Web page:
In 1985, just months before the birth of their son Jonah, a Haitian airport baggage handler named Jean takes his wife on a road trip across the United States. Setting off from Miami in Jean’s green Cadillac, they drive through the mountains of eastern Tennessee, visit Mount Rushmore and the Grand Canyon, and go all the way to the Pacific Ocean. Decades later, Jonah decides to follow that same route—only he’s going to do it in reverse, venturing east from Los Angeles. After his father’s death, Jonah wants to see what Jean saw, understand his America.
Accompanying both men on their travels is the signature sound of the Appalachian South: the folk songs that unexpectedly remind Jean of home, and that Jonah rediscovers as he makes his way across the country. In Where the Mountain Meets the Sea, playwright Jeff Augustin traces the unforgettable journeys of an immigrant and his son, their voices deftly interwoven with live original music by The Bengsons.
As Augustin describes it, the inspiration for this Actors Theatre-commissioned play was a pair of ironies: “My dad has worked at an airport his entire life, but he doesn’t really fly. And I live in Los Angeles, but I don’t know how to drive.” Early in his writing process, Augustin found himself reflecting further on his family, particularly the ways in which sharing music and telling stories brings them together. He was equally intrigued, however, by what’s left unsaid. “I was thinking about the things my parents haven’t ever talked about—and what I haven’t talked to them about,” he recalls. “We have narratives about our parents, and I’m sure our parents have narratives about us. We’re all living such separate lives.” When Jean dies, it occurs to Jonah that his father will never know that he’s gay, and maybe never really knew him at all. What of Jean’s life did Jonah never understand either? Despite a mutual love of language—Jean was a teacher in Haiti, and Jonah is pursuing a Ph.D. in linguistics—they couldn’t always find the right words to say to each other.
Instead, father and son speak to us, revealing moments of heartache, joy, and self-discovery as the stories of their cross-country adventures unfold side by side. Augustin was drawn to writing about hitting the road in part because it’s such an iconic experience. “It’s the best way to get to know yourself as an American,” he explains, “and it felt important for Jonah, this black gay kid, to do that too.” For Jean, meanwhile, driving across the U.S. is as much about reconnecting with Haiti as it is about exploring his adopted home. Toward the beginning of Where the Mountain Meets the Sea, thanks to the spin of a car radio dial, Jean encounters the folk music of the Appalachians. The sound transports him to the mountains where he grew up listening to his own father play guitar. “Moun mòn [mountain people] are made from all the same things,” Jean observes. With his sense of Haiti starting to fade, he resolves to visit the moun mòn of the U.S. and hear their music in person, his mission threefold: “Get a taste of my country, strengthen my memories and learn of America.”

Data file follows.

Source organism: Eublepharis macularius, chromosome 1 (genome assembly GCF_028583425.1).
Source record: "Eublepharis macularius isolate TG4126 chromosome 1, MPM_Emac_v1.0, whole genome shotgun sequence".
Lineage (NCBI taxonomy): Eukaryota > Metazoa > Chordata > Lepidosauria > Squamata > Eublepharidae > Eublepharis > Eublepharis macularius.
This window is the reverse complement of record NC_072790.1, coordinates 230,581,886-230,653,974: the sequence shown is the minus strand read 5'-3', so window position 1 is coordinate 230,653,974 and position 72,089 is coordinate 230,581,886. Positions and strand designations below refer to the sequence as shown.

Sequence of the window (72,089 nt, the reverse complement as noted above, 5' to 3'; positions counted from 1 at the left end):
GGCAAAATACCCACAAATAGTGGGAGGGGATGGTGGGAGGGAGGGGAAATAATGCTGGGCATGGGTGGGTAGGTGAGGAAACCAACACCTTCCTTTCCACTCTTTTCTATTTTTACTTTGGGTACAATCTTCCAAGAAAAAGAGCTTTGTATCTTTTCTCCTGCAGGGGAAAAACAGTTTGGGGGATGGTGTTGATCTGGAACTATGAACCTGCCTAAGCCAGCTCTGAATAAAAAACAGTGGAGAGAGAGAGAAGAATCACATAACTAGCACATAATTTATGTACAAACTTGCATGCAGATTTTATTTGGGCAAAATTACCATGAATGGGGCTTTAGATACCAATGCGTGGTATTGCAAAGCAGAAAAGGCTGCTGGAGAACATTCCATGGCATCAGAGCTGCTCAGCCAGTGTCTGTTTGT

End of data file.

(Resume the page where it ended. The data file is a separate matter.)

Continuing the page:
Folk music goes on to have such a pivotal role in both Jean and Jonah’s lives that it almost becomes a third character, according to Augustin. “The music in itself feels like traveling to me,” he elaborates. “The Appalachian folk tradition comes from all sorts of different cultures. It’s very authentic to what America means, and feels like, to an immigrant and to a first-generation kid.” Abigail and Shaun Bengson, known for their shows Hundred Days and The Lucky Ones, have created a vibrant, folk-infused score for Where the Mountain Meets the Sea, and the acclaimed composer-musicians perform alongside the actors who play Jean and Jonah. Augustin has found his collaboration with The Bengsons incredibly satisfying. “I’m someone who writes instinctively, and their work also comes from a personal place,” he says. “But then we can go at it in a more intellectual, structural way—they have an amazing sense of musical history and bridge modern and more traditional ideas of folk music. Not to mention that they’re just two beautiful souls.”
The Appalachian folk tradition comes from all sorts of different cultures. It’s very authentic to what America means, and feels like, to an immigrant and to a first-generation kid.
Given the intimacy of the play’s storytelling and music, Augustin likens the experience of being in the audience for Where the Mountain Meets the Sea to spending an evening with a close friend, listening to the radio and talking long into the night. At the same time, the play feels as expansive as Jean and Jonah’s journeys; Augustin notes in the script that the setting is “a space of possibility,” spanning “then, and now, and years in the unknown future.” It’s a place where the open road awaits, and you can find what you didn’t know you were looking for on the next FM station or at the next highway stop. It’s a place where a father and son might come to see each other at last. And it’s a place where they can sing, together, of their America.
—Jessica Reese Commissioned by Actors Theatre of Louisville